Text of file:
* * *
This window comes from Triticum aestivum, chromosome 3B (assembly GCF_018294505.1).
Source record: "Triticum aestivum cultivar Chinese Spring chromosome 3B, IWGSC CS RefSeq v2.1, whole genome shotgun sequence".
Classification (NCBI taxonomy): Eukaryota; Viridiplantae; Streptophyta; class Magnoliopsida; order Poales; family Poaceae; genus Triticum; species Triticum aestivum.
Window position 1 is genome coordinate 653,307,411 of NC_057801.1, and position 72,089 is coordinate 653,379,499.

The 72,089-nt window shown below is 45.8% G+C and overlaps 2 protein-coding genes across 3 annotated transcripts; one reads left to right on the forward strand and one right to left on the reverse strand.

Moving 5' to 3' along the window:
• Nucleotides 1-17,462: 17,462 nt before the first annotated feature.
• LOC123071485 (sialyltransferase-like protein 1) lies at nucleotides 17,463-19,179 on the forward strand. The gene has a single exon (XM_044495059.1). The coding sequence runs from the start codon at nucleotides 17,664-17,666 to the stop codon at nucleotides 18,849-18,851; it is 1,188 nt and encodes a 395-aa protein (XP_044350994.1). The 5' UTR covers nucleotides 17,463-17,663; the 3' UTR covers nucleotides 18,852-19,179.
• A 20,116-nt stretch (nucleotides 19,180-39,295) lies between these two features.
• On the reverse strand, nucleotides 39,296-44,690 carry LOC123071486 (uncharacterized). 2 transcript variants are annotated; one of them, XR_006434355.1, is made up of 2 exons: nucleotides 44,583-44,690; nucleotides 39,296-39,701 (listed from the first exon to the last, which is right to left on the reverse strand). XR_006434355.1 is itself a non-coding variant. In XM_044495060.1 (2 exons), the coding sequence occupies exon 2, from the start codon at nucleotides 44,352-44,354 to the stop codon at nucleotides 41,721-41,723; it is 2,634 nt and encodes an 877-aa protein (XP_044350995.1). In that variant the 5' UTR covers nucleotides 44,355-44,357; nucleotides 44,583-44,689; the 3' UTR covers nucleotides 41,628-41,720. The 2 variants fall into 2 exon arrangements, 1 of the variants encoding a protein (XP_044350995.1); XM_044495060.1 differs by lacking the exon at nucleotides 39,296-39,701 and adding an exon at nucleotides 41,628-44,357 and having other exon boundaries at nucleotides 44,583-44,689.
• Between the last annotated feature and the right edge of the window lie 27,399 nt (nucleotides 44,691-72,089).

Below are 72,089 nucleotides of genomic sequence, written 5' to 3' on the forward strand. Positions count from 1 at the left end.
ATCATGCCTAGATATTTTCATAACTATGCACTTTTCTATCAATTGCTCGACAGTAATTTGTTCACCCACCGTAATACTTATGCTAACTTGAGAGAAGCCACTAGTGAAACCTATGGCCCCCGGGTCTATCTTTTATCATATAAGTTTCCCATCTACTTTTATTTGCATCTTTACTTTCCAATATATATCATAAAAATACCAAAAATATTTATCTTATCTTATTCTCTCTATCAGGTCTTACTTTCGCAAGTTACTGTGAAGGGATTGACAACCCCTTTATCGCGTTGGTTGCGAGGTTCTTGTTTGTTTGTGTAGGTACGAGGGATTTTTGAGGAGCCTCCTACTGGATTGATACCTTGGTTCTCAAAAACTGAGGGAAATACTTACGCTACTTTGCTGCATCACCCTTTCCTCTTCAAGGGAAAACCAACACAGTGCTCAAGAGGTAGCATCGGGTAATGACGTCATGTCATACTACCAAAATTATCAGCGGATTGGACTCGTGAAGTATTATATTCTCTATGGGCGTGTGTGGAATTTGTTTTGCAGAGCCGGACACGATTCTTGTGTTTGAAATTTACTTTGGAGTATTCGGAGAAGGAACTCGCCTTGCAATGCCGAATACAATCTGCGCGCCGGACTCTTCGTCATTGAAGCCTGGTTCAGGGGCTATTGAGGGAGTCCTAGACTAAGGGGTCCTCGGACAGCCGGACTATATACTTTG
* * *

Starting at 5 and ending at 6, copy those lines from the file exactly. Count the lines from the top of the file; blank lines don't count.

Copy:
The 72,089-nt window shown below is 45.8% G+C and overlaps 2 protein-coding genes across 3 annotated transcripts; one reads left to right on the forward strand and one right to left on the reverse strand.

Moving 5' to 3' along the window: